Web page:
The results are in: the new 2016 Chevy Volt will get 53 miles of electric range on a charge of its new 18.4-kWh lithium-ion battery according to EPA numbers. That’s close to 40% more than the previous Volt’s 38 miles and a big psychological jump for buyers.
The typical American commute is around 48 minutes so adding those extra miles gets a lot more people home without using gas. Chevrolet expects many next-generation Volt owners will use power solely from their batteries for more than 90 percent of trips. Today, Volt owners use battery power on 80 percent of their trips.
The biggest turn off for me in the old Volt was the back seat which was split in half by the battery bar. The 2016 lowers the batteries so that a car seat or a passenger can straddle the bar which is worlds better for families.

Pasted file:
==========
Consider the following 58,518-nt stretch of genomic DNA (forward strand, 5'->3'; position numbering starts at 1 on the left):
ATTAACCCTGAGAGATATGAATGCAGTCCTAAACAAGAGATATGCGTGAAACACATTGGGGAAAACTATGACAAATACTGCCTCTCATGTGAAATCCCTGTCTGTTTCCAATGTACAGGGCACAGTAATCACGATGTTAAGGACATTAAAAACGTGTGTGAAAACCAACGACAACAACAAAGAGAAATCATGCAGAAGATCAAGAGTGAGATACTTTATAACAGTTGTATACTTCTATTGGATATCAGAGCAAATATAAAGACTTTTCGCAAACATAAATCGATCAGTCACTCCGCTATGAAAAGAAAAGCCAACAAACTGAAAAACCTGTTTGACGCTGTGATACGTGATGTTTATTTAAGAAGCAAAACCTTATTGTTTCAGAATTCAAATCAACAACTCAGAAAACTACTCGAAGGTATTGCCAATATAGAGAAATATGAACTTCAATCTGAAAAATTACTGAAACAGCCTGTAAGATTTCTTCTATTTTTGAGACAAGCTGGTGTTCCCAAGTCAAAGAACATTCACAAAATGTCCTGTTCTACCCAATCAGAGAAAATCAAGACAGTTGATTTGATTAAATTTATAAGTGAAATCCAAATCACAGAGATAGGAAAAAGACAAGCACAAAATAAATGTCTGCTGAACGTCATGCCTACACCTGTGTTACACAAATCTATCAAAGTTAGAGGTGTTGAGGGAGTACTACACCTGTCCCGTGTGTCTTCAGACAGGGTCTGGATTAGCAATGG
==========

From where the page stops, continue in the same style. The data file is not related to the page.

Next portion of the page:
That, and when you went to gas – like for long trips – you’d only get around 35 miles/gallon with the range extender. The next-generation Volt’s new 1.5L range-extender, designed to use regular unleaded fuel, offers a combined EPA-estimated fuel efficiency of 42 MPG. That’s very respectable but not yet on the same level as a Prius which typically sees 50+ mpg.
I think the new Volt is hitting new spec points that will make sense for a lot more buyers. It doesn’t have any range anxiety problems and it is getting pretty close to the range of the Nissan Leaf and BMW i3 (which also has a very small REX engine). Also, the faster acceleration, better back seat and sportier looks will draw new buyers along with the proliferation of EV charging points around the country.
The new EPA sticker is below:
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